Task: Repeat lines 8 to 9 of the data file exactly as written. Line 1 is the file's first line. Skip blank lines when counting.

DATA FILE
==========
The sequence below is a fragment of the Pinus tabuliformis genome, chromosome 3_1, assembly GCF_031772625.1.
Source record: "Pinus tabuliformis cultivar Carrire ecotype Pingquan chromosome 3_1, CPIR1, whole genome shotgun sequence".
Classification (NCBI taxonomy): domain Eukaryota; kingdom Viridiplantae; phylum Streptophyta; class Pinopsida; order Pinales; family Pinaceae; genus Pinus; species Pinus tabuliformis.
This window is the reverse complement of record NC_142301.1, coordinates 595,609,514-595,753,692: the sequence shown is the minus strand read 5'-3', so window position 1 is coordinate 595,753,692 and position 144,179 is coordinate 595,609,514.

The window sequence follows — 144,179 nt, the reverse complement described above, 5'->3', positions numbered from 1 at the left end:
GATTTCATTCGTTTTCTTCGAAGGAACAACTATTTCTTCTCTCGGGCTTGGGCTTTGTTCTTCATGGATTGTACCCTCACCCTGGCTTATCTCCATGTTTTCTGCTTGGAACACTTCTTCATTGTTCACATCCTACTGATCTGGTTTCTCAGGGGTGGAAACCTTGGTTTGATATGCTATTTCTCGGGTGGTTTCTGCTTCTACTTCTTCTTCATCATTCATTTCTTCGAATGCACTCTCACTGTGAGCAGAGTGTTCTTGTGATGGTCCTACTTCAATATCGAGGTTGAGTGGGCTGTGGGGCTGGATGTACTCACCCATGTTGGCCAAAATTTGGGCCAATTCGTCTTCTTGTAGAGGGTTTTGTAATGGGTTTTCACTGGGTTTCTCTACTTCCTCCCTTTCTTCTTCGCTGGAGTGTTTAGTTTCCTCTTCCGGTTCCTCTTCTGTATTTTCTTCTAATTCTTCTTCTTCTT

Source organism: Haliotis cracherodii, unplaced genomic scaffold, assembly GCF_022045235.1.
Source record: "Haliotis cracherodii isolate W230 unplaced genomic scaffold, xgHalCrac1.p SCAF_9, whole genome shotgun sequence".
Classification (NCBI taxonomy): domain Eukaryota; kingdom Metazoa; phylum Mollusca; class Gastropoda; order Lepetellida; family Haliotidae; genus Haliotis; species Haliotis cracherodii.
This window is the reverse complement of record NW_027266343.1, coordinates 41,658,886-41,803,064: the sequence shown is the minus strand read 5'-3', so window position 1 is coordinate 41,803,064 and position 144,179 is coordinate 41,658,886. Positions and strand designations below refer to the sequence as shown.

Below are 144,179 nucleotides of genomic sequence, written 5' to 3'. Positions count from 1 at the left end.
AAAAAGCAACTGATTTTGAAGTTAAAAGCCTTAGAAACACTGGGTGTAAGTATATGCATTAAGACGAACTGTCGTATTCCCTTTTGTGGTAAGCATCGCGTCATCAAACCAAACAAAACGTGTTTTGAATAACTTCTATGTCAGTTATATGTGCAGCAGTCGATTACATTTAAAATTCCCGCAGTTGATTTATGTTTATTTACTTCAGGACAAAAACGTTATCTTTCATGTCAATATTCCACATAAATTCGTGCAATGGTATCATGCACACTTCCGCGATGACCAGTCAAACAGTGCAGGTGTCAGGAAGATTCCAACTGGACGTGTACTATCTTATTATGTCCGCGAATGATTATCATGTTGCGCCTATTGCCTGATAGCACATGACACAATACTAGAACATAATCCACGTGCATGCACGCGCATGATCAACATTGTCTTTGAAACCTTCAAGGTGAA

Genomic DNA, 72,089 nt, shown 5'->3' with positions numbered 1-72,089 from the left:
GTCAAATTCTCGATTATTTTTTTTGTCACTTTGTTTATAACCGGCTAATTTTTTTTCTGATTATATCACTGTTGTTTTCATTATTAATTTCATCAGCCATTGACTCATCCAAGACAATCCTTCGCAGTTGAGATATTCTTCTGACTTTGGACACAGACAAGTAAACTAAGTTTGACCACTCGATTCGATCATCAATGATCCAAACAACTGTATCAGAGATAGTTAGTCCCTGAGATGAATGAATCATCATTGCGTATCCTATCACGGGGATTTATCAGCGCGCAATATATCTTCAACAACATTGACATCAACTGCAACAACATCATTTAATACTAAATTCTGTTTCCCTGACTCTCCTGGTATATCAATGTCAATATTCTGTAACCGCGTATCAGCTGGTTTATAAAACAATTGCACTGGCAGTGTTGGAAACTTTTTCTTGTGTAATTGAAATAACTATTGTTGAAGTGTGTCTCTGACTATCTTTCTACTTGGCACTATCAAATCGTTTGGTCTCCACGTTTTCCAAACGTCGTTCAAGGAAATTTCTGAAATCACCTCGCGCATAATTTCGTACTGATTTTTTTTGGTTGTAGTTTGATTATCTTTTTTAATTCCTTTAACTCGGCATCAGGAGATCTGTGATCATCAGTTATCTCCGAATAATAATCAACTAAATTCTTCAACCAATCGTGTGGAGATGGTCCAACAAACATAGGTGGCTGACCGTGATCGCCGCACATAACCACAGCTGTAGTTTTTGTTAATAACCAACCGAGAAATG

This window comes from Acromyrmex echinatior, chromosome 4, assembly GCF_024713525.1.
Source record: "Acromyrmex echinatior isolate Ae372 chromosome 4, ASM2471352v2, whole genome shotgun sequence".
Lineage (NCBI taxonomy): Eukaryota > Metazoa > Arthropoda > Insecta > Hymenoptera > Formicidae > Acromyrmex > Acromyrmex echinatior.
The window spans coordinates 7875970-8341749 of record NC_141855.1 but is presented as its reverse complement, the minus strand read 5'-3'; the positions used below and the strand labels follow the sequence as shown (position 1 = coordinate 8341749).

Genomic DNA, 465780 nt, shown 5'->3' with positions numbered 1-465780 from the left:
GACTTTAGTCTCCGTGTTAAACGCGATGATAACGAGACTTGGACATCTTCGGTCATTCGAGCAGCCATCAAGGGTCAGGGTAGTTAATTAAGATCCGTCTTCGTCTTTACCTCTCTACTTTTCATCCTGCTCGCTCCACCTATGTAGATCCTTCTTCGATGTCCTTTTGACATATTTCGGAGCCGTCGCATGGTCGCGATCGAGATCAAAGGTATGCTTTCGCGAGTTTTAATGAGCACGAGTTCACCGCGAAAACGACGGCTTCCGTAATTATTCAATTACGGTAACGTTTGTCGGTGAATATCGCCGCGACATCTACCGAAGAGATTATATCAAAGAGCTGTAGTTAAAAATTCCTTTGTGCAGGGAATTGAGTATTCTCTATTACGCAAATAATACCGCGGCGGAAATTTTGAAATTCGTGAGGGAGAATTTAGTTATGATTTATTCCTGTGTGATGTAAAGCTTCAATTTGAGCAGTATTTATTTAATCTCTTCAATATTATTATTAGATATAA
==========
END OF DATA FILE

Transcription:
Source record: "Haliotis cracherodii isolate W230 unplaced genomic scaffold, xgHalCrac1.p SCAF_9, whole genome shotgun sequence".
Classification (NCBI taxonomy): domain Eukaryota; kingdom Metazoa; phylum Mollusca; class Gastropoda; order Lepetellida; family Haliotidae; genus Haliotis; species Haliotis cracherodii.